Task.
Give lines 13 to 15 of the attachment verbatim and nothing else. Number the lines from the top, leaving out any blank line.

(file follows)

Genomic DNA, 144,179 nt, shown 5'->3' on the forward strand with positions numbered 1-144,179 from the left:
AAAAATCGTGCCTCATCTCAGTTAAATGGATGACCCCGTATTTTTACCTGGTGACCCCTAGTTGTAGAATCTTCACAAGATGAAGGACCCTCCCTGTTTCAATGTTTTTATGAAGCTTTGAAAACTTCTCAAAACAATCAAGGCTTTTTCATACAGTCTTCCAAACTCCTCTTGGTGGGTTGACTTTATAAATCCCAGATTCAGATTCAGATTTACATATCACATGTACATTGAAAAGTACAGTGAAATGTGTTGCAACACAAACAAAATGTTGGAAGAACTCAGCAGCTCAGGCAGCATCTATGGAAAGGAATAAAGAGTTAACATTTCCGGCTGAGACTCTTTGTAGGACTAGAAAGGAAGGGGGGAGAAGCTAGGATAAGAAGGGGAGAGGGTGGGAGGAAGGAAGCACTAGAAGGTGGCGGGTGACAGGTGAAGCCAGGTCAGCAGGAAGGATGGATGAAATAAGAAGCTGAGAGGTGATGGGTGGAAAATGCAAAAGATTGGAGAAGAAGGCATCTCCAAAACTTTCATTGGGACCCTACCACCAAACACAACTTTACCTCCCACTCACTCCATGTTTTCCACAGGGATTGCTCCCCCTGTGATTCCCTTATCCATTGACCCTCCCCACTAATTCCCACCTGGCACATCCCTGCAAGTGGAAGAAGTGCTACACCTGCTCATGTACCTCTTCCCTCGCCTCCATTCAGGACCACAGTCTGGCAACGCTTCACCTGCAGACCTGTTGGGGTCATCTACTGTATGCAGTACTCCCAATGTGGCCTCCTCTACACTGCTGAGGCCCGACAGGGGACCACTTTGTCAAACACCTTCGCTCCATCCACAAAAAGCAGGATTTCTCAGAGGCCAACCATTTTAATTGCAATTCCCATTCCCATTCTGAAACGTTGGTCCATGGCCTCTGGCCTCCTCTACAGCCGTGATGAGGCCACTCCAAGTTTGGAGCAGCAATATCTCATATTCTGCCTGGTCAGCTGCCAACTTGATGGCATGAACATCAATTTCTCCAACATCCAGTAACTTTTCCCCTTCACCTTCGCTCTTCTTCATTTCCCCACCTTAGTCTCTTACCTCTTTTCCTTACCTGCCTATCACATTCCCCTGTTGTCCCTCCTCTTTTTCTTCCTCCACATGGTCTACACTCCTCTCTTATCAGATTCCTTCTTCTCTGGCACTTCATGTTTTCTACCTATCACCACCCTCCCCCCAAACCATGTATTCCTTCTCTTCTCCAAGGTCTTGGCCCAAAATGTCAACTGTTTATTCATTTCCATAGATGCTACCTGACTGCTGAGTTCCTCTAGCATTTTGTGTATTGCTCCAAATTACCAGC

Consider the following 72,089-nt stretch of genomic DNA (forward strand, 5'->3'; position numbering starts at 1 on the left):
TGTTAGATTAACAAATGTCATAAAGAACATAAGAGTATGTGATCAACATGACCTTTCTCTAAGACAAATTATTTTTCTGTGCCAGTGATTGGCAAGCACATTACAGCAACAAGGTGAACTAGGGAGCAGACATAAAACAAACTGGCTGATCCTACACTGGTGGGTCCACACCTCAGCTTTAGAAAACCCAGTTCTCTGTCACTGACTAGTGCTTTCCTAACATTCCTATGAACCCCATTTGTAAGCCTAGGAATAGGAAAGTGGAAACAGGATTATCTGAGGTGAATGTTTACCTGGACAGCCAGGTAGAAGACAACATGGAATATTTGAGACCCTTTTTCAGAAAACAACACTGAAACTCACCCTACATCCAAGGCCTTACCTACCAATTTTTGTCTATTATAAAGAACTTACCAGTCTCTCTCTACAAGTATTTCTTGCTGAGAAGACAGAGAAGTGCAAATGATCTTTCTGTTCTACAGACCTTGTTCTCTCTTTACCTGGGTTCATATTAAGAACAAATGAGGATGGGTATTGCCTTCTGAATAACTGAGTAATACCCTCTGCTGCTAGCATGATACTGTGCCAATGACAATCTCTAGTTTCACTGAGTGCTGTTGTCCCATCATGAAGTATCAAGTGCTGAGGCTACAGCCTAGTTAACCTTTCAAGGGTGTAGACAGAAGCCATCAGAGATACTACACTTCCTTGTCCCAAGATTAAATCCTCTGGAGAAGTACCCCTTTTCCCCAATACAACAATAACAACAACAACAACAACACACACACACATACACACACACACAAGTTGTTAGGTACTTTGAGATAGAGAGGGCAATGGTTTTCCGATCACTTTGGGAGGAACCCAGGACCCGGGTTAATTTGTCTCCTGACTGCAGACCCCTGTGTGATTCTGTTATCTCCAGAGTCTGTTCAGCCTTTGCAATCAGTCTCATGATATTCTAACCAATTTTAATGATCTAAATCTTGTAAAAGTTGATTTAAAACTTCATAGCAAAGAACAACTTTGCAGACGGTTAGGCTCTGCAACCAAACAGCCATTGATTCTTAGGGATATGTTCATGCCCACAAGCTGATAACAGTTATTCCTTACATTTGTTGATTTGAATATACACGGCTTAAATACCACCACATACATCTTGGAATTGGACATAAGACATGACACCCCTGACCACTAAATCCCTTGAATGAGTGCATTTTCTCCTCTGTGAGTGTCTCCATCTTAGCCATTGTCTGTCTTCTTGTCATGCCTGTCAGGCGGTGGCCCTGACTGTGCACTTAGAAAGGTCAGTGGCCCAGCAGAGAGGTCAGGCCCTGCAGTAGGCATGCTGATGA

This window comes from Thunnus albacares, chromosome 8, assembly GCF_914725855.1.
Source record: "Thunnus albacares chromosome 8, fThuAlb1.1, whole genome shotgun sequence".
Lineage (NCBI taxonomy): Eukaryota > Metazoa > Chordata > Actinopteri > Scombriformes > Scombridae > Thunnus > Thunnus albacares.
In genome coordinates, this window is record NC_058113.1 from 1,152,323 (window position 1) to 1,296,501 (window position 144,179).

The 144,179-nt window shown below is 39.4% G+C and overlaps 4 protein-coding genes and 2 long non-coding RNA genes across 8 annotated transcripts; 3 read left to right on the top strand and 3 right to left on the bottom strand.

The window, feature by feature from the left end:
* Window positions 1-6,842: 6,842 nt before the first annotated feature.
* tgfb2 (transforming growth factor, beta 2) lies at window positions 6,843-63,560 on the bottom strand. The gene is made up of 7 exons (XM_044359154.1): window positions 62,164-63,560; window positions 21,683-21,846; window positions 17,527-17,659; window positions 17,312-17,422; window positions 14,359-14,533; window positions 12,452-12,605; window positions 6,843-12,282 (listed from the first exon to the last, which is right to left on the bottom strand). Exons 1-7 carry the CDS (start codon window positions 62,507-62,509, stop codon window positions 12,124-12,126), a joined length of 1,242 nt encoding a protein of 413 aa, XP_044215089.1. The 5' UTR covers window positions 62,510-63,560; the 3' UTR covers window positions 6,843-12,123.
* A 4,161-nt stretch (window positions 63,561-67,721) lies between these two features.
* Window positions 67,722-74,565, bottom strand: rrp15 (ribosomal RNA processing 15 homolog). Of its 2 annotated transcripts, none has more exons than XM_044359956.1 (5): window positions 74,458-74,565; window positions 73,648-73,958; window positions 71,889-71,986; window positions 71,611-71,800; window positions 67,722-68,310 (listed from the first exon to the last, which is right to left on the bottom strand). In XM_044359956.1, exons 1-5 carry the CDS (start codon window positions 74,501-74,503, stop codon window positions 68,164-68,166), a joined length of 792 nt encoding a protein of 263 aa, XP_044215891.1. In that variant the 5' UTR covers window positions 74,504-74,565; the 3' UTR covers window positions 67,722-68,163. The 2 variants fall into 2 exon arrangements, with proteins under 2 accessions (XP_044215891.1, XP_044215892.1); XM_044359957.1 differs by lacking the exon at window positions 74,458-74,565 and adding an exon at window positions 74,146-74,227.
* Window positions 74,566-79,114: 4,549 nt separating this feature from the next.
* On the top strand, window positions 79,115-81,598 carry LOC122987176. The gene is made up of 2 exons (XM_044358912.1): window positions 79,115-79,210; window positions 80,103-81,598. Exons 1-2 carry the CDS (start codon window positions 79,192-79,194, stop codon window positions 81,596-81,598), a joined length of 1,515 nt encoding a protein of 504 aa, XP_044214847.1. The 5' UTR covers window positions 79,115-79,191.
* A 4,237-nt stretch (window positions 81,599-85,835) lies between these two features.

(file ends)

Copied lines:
* A 4,161-nt stretch (window positions 63,561-67,721) lies between these two features.
* Window positions 67,722-74,565, bottom strand: rrp15 (ribosomal RNA processing 15 homolog). Of its 2 annotated transcripts, none has more exons than XM_044359956.1 (5): window positions 74,458-74,565; window positions 73,648-73,958; window positions 71,889-71,986; window positions 71,611-71,800; window positions 67,722-68,310 (listed from the first exon to the last, which is right to left on the bottom strand). In XM_044359956.1, exons 1-5 carry the CDS (start codon window positions 74,501-74,503, stop codon window positions 68,164-68,166), a joined length of 792 nt encoding a protein of 263 aa, XP_044215891.1. In that variant the 5' UTR covers window positions 74,504-74,565; the 3' UTR covers window positions 67,722-68,163. The 2 variants fall into 2 exon arrangements, with proteins under 2 accessions (XP_044215891.1, XP_044215892.1); XM_044359957.1 differs by lacking the exon at window positions 74,458-74,565 and adding an exon at window positions 74,146-74,227.
* Window positions 74,566-79,114: 4,549 nt separating this feature from the next.